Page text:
Marion Strishock -- a religion teacher from Mary of Nazareth School -- kneels as Archbishop Wuerl says a Prayer of Consecration over her at the Basilica of the National Shrine of the Immaculate Conception on March 1. She is the only consecrated virgin living in the world in the Archdiocese of Washington.
Marion Strishock -- a religion teacher from Mary of Nazareth School -- kneels as Archbishop Wuerl says a Prayer of Consecration over her at the Basilica of the National Shrine of the Immaculate Conception on March 1. She is the only consecrated virgin living in the world in the Archdiocese of Washington.
Marion Strishock walks at least two large steps ahead of everyone else - when she taught second graders they always scurried behind her trying to catch up, she said.

Her fast paced walk is indicative of the way she lives the rest of her life - always on the go, always positive, and always looking for ways to help people live out their call to holiness. Strishock, the religion coordinator and teacher at Mary of Nazareth School in Darnestown, said her "energy and zeal" is one of the reasons she became a consecrated virgin who lives in the world on March 1 at the Basilica of the National Shrine of the Immaculate Conception. Strishock is the only consecrated virgin - one of the oldest forms of consecrated life in the Church - in the Archdiocese of Washington.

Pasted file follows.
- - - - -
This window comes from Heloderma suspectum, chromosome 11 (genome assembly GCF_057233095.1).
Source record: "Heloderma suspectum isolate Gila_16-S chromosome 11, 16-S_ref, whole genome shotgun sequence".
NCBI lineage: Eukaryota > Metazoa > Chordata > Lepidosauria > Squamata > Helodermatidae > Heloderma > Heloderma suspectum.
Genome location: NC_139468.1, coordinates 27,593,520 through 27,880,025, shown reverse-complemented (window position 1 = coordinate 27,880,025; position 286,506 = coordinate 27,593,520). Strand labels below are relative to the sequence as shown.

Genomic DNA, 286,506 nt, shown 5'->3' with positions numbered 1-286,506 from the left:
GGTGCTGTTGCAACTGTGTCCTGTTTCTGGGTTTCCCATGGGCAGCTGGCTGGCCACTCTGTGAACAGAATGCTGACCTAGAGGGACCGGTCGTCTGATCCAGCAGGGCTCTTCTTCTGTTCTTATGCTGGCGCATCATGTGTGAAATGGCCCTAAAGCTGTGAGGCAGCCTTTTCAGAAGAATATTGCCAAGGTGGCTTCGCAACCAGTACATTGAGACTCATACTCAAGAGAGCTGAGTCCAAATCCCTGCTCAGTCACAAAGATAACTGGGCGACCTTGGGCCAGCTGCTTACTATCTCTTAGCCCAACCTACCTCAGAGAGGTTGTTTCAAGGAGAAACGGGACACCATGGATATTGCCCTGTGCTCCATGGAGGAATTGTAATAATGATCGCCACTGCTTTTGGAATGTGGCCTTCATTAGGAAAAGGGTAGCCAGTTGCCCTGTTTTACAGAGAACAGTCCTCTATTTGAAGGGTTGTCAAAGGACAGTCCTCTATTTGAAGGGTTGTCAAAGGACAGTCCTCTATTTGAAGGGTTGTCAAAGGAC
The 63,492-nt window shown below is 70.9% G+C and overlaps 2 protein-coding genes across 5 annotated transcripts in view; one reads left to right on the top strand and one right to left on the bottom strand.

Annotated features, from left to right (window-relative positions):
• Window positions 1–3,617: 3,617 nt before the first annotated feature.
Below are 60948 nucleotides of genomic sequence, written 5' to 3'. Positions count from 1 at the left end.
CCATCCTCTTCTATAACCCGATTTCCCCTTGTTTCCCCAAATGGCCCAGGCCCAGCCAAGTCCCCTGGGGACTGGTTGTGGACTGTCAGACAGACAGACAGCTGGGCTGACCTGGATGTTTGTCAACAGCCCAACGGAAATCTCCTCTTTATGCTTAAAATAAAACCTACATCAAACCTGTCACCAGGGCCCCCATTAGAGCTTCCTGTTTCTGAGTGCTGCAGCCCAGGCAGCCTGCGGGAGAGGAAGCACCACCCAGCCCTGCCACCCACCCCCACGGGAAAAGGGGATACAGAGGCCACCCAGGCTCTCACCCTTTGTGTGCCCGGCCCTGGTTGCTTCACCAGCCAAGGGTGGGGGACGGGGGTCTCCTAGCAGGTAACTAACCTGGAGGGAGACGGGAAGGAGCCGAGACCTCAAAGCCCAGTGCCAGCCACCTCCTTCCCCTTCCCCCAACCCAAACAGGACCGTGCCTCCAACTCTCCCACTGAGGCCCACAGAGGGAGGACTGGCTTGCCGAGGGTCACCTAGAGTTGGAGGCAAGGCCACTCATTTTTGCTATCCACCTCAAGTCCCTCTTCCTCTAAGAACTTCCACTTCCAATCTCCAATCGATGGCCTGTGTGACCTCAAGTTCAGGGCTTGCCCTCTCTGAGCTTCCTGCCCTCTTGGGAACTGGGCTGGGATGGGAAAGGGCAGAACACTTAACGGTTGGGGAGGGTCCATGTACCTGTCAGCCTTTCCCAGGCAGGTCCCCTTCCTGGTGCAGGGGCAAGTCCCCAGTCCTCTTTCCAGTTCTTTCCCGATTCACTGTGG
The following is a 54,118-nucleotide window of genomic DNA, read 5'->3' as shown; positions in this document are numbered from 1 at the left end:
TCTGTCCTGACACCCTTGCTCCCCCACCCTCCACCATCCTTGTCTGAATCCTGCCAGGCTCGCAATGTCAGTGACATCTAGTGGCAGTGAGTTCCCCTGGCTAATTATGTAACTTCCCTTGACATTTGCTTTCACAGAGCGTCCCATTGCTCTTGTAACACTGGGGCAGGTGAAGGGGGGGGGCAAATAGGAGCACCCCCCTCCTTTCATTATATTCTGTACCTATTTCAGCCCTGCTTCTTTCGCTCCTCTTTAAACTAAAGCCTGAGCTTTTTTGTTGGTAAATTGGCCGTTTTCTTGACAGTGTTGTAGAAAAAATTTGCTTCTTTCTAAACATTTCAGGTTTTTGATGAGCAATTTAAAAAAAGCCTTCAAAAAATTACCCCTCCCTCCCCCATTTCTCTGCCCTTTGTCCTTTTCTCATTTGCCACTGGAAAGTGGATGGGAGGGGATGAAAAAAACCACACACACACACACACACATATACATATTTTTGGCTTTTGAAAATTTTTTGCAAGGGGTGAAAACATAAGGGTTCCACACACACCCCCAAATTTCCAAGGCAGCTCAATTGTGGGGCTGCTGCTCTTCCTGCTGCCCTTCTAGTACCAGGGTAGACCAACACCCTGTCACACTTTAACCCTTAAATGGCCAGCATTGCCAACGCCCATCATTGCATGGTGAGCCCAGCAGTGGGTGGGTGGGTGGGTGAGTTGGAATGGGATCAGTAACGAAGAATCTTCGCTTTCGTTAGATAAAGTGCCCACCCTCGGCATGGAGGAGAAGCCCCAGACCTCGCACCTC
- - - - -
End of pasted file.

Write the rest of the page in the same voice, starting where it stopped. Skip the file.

"I do things at my own pace ... This (becoming a consecrated virgin) gives me the freedom to do things as God calls me to do them," she said. In a religious community, Strishock said she would have to gain approval of her ideas from the community before moving forward - a process that is necessary and good, but not suited to fit her personality and talents.

She said someone told her that when she found her vocation she would "'know it's right because it will fit like a comfortable sneaker." After unsuccessfully looking into joining many religious communities, she stumbled upon consecrated virgins and the vocation finally fit, she said.

Upon walking into one of Strishock's classrooms, the assistant principal, Rosemary Adams, said you can see her personality "bounding out."

Every day, multiple times a day, Strishock shouts out to her students, "Those who hope in God," and in unison they shout back the refrain, "Won't be disappointed." Every school year Strishock picks a small line like this to reflect on with her students. She also encourages students to sing and dance to Christian rock in the classroom, she said.

Strishock said her mission as a consecrated virgin is to "share the light of Christ and my spirituality with students and young people." She added that she wants to be "a witness and example to everyone's call to holiness."

Strishock's vocation to consecrated virginity is very rare, said Franciscan Sister Rebecca Burke, the archdiocesan delegate for consecrated life. Consecrated virgins are not affiliated with a religious community.